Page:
I recently wrapped up a three-day technology integration workshop with some friends at an independent school north of Boston. Over the course of our time together, we discussed everything from theories of learning with technology to best practices for delivering content, collaborating in Google Drive to institutional policies that affect teachers’ use of technology in the classroom. And while we explored some new tools (TimelineJS) and ways of thinking about using technology to differentiate instruction, one of the most enduring questions in the back of my mind was that asked by one participant about using Prezi.
“Prezi,” I replied, “I don’t know. I’m jaded about Prezi.” As I climbed on my soapbox and began to pontificate on why bad Prezi presentations are just as bad – if not worse – than bad PowerPoint presentations, I flashed back to the last two weeks of classes at my school. During those last weeks, the hallways and computer labs are aflutter after school with high school students prepping for final assessments: large group projects, research papers, and of course, high-stakes presentations. Fast forward to the last days before final exams, and one can hear across campus the monotone droll of country-club attired young adults anxiously delivering to their peers a laundry list of information that was gathered using a combination of Google, Wikipedia, and not-well understood journal articles or other primary resources (of which they no doubt struggled to grasp because of esoteric higher academic language and the ever uninteresting format of “introduction, problem statement, methods, results, conclusions”).
Now, don’t get me wrong – one of my favorite genres of literature is that same esoteric, confusingly written research that peer-reviewers take years to publish (and upon which so many a tenured universityposition are validated), and I routinely find myself rapt by well-delivered lectures and presentations on what could probably be considered some of the most boring topics under study. So why am I so jaded with Prezi and PowerPoint? What is the disconnect for me, as an educator, between helping aspiring young scholars learn and develop their public speaking skills, and the mind-numbing boredom of their 5-10 minute long attempts at displaying some half-constructed knowledge on a topic that I would otherwise be fascinated to hear?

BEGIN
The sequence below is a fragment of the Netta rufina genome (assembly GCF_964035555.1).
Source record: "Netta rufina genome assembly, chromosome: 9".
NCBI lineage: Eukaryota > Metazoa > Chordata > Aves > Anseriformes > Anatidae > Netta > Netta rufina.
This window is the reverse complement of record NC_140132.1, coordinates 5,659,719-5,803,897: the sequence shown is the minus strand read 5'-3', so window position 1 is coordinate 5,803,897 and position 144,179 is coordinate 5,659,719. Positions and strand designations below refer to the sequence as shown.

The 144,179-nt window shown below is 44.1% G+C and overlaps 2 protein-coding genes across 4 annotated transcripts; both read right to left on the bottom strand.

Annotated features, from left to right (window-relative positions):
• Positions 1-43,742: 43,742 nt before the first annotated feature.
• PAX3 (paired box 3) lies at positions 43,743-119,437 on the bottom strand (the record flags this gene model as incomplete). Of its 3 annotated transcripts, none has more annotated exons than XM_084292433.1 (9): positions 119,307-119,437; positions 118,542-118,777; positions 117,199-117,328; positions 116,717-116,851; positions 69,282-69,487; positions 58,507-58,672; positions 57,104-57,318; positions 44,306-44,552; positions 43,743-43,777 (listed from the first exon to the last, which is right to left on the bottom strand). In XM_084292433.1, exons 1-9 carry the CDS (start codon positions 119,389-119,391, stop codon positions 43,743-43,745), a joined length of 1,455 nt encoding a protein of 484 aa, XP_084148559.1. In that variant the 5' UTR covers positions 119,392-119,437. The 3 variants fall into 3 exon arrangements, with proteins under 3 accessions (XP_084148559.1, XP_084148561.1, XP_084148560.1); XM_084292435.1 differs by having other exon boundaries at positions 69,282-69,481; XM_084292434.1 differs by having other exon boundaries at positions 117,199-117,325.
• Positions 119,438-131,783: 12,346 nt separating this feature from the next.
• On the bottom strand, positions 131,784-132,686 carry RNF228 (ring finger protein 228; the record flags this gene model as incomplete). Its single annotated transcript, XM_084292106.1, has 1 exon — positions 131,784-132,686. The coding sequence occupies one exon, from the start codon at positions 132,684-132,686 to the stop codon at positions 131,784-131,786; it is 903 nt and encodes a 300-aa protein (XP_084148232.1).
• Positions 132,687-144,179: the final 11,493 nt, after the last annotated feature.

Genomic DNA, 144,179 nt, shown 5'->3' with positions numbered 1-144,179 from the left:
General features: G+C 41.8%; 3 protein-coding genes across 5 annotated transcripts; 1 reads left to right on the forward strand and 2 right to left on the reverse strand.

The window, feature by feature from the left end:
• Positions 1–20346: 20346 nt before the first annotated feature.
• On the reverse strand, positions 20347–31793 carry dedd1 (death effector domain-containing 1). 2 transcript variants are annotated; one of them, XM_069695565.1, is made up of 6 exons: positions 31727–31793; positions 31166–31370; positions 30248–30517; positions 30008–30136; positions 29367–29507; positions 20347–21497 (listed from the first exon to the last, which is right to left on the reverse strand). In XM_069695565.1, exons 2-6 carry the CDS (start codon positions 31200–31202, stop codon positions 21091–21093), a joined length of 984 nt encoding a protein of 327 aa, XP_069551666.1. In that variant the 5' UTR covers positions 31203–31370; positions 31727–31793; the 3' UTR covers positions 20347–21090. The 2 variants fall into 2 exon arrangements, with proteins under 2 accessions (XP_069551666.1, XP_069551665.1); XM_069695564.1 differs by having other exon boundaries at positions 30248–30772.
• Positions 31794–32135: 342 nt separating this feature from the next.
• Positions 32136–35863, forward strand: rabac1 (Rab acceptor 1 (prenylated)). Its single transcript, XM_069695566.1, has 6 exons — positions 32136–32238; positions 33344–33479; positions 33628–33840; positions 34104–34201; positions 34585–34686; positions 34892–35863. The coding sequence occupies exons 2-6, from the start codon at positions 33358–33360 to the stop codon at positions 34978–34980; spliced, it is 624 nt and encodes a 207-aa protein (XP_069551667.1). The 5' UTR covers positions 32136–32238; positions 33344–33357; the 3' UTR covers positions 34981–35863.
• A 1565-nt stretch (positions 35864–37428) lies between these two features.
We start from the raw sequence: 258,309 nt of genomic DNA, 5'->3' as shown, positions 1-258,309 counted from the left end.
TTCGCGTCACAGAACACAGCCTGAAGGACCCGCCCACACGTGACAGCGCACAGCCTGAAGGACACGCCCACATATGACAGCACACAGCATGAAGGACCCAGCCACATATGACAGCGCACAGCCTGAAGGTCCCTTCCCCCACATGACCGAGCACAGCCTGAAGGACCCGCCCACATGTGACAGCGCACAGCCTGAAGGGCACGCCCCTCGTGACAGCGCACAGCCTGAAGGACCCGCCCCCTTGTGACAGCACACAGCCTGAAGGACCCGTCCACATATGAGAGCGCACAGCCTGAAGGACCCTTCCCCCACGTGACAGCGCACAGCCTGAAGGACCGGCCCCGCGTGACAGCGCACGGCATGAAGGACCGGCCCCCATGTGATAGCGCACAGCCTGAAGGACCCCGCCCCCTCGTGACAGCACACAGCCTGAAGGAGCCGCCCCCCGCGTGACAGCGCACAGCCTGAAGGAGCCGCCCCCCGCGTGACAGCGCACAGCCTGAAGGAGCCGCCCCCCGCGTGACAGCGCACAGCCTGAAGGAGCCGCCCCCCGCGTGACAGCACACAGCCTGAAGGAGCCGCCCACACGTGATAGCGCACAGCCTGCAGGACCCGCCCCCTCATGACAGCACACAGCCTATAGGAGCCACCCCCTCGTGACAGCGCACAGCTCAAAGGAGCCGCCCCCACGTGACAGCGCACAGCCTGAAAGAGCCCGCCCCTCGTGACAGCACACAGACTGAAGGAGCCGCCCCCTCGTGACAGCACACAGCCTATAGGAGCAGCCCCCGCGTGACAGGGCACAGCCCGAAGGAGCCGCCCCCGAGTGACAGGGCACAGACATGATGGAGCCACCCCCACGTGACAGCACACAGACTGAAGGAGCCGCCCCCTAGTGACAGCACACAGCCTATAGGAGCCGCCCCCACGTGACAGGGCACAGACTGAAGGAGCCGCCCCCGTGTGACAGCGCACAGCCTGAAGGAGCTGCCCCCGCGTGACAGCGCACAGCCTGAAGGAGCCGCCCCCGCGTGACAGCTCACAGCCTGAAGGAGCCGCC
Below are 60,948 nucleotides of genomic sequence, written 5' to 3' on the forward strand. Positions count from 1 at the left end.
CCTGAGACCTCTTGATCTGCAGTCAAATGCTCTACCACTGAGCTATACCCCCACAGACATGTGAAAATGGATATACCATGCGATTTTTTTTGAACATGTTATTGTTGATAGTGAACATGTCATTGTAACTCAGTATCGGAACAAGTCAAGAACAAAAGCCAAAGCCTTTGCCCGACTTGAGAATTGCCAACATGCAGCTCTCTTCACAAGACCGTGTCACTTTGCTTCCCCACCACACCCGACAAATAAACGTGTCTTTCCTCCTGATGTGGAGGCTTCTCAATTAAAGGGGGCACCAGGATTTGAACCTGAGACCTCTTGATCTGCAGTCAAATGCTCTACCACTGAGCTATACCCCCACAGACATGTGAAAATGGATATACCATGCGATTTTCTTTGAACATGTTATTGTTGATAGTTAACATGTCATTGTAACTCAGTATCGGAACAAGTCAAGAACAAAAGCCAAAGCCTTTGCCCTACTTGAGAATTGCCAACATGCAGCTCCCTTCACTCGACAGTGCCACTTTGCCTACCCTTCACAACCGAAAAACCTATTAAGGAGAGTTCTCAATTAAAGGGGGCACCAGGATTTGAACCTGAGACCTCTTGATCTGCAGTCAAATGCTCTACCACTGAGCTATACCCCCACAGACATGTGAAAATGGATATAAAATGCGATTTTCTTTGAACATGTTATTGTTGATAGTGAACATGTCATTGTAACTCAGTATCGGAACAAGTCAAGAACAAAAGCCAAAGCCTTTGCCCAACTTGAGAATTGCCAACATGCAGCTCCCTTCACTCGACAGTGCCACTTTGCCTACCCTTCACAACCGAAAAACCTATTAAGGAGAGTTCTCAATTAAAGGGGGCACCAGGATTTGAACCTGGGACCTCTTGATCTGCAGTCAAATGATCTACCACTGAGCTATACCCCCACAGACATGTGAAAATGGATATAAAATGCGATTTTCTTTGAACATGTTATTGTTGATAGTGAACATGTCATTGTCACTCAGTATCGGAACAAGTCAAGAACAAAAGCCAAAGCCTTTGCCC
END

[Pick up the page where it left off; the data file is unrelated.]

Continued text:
Another thing to understand is that I work at an independent school which has, for years, been a magnet for young athletes and aesthetes. Our drama program regularly wins prestigious acclaim both locally and in the greater Boston region, and our sports teams are heralded in the news for their dominating triumph across the field, court, and pool. Performance, for manyof these students, is not an uncomfortable, or even a new, activity. So why is standing in front of fifteen of their peers, speaking on a topic they have all studied relatively recently and in collaboration with one another, such a difficult, and often uninteresting experience?
We have all heard over the last decade of the “Death by PowerPoint” syndrome, which has prompted many an educator to explore other, and perhaps more lustrous, presentation tools. But I fear that we are endlessly reproducing the effects of PowerPoint Death, only more rapidly and to a more pronounced effect, by thinking that a flashy new piece of software is going to make the flow of information from speaker to audience more captivating, richer, or even more efficient. Indeed, this has been my experience over the last four or five years: someone (perhaps a techie maven at a school) gives a presentation using new tool that has better designed fonts, snappier animations, and maybe even a drop shadow or two, and suddenly everyone’s eyes light up at the novelty of this new sensory input. Folks begin hopping on the bandwagon, and before long, there is enough buzz about this new presentation software that even the most luddite teachers know about it. Some may even encourage some of their students to use it on their next presentation assignment. But amidst all of the hullabaloo created by someone’s demonstration of this shiny new product, people often begin to struggle rather quickly with the technological differences between it and older, more enduring standbys, like PowerPoint. Soon, the novelty of twisty slide transitions and crazy zooming of text around a canvas becomes just as mundane as plain, bulleted lists on a white background, and we start to realize that the words coming out of our students’ mouths are just as poorly formed, understood, and delivered, as they were when overhead projectors were still considered “technology” (in fact, they are probably worse!).